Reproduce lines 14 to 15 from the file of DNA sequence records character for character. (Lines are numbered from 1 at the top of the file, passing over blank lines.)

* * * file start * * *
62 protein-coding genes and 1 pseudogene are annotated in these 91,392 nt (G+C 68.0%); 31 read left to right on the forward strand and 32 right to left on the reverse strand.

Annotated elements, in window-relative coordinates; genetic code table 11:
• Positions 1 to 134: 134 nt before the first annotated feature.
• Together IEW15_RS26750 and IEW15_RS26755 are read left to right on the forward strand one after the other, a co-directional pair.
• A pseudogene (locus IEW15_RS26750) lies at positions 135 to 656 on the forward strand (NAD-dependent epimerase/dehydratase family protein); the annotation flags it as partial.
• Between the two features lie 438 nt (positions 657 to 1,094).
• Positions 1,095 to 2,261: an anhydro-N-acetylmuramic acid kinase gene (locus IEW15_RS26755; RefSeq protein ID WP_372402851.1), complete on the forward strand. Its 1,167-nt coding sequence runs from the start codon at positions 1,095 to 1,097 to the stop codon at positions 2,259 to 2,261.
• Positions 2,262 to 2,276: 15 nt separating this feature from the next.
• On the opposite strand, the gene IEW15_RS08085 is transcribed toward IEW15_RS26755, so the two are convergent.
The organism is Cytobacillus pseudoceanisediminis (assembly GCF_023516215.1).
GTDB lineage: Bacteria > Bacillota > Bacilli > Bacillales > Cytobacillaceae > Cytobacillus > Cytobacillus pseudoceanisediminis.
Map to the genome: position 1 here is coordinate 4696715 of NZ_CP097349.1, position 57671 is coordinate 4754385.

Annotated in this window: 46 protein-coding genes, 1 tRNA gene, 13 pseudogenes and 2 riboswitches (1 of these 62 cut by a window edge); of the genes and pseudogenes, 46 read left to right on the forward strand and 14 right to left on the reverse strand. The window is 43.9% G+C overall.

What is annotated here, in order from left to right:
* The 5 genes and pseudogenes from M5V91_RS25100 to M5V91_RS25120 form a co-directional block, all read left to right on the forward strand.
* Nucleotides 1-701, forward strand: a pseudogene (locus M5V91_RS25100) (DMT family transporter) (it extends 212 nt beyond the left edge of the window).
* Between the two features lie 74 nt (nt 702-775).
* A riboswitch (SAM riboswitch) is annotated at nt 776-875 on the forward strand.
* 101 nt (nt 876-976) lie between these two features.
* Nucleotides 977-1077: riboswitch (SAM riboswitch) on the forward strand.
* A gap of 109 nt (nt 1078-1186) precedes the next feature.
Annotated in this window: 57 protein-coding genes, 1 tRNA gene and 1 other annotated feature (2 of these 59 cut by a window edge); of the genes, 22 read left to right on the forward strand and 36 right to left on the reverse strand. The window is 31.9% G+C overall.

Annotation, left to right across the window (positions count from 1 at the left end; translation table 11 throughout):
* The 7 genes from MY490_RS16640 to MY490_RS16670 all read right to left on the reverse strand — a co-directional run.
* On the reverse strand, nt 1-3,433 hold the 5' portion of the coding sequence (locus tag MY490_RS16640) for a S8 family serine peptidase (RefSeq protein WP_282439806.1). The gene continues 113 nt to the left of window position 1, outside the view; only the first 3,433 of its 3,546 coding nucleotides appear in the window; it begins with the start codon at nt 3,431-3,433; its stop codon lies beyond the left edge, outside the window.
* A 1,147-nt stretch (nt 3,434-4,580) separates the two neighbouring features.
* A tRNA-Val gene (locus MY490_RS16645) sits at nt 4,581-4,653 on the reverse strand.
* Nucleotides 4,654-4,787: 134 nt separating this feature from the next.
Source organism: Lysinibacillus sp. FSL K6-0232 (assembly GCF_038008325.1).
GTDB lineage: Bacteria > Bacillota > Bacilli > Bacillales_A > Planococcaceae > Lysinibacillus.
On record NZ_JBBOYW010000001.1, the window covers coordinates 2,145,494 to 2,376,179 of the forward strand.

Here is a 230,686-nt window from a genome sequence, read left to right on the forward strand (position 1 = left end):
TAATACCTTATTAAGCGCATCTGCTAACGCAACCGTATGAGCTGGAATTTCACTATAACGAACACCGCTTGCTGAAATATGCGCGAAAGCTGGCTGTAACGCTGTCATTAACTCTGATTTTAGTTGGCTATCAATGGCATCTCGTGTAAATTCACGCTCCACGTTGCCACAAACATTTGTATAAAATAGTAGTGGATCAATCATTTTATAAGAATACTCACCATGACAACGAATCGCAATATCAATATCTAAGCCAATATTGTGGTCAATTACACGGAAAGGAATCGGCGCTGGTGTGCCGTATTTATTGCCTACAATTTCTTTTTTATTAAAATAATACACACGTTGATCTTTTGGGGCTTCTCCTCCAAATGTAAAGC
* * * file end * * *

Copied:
What is annotated here, in order from left to right:
* The 5 genes and pseudogenes from M5V91_RS25100 to M5V91_RS25120 form a co-directional block, all read left to right on the forward strand.